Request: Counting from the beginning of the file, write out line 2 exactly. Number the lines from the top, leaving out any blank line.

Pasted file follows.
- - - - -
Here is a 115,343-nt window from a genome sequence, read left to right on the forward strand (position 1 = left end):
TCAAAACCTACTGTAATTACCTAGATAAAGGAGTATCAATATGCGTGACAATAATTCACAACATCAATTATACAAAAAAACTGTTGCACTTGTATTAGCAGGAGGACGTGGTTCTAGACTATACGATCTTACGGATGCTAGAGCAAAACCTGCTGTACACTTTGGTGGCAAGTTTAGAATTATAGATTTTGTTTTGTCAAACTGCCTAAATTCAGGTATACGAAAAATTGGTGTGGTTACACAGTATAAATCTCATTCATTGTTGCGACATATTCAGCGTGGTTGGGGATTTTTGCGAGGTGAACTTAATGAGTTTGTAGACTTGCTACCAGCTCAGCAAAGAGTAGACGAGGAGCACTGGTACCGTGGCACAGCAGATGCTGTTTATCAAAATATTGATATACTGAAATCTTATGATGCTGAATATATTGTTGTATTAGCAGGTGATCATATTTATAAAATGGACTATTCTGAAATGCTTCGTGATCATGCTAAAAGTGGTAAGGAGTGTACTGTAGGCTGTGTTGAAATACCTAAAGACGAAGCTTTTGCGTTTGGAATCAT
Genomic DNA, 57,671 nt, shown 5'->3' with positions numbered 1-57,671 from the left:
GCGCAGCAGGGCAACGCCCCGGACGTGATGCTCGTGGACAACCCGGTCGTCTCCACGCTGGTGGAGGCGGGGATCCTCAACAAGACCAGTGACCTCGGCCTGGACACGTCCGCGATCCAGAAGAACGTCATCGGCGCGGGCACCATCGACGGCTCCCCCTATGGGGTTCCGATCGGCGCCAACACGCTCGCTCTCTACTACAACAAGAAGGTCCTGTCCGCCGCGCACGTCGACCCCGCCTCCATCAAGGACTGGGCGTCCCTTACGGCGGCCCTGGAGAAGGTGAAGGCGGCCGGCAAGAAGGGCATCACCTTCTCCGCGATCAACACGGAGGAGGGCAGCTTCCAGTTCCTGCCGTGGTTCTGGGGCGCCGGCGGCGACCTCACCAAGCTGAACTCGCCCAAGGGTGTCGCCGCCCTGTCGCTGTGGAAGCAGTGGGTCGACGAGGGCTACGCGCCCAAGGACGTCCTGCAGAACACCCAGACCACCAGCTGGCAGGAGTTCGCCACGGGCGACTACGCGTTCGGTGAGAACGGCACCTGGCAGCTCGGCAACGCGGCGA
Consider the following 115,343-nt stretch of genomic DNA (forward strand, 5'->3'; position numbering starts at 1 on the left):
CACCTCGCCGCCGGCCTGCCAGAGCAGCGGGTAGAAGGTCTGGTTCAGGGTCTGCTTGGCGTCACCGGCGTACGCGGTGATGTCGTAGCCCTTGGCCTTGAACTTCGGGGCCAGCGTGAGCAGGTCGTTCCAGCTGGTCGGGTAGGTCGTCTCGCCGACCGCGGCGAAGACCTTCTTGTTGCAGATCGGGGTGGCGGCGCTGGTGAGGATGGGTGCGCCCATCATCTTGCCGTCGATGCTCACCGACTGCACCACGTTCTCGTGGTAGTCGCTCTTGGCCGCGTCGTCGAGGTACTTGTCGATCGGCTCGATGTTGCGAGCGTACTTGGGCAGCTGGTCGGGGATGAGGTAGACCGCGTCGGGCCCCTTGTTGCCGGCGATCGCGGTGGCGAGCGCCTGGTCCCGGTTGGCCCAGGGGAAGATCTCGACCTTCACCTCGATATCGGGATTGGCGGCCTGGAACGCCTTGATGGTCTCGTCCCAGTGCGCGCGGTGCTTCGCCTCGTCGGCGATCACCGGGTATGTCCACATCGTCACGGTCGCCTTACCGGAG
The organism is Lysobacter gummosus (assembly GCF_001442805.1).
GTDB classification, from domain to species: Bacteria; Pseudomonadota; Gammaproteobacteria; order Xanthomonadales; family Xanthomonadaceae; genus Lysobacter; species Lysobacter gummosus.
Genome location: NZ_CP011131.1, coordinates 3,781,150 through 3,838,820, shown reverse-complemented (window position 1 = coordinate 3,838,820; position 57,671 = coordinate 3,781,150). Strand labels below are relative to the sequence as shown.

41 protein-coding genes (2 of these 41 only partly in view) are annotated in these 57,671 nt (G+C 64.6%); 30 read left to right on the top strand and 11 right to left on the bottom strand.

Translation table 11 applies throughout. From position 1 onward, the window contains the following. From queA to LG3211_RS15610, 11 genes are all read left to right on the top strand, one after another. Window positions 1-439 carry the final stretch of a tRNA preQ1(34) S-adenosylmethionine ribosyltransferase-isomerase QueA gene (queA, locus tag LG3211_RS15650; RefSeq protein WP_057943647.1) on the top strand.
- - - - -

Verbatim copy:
TCAAAACCTACTGTAATTACCTAGATAAAGGAGTATCAATATGCGTGACAATAATTCACAACATCAATTATACAAAAAAACTGTTGCACTTGTATTAGCAGGAGGACGTGGTTCTAGACTATACGATCTTACGGATGCTAGAGCAAAACCTGCTGTACACTTTGGTGGCAAGTTTAGAATTATAGATTTTGTTTTGTCAAACTGCCTAAATTCAGGTATACGAAAAATTGGTGTGGTTACACAGTATAAATCTCATTCATTGTTGCGACATATTCAGCGTGGTTGGGGATTTTTGCGAGGTGAACTTAATGAGTTTGTAGACTTGCTACCAGCTCAGCAAAGAGTAGACGAGGAGCACTGGTACCGTGGCACAGCAGATGCTGTTTATCAAAATATTGATATACTGAAATCTTATGATGCTGAATATATTGTTGTATTAGCAGGTGATCATATTTATAAAATGGACTATTCTGAAATGCTTCGTGATCATGCTAAAAGTGGTAAGGAGTGTACTGTAGGCTGTGTTGAAATACCTAAAGACGAAGCTTTTGCGTTTGGAATCAT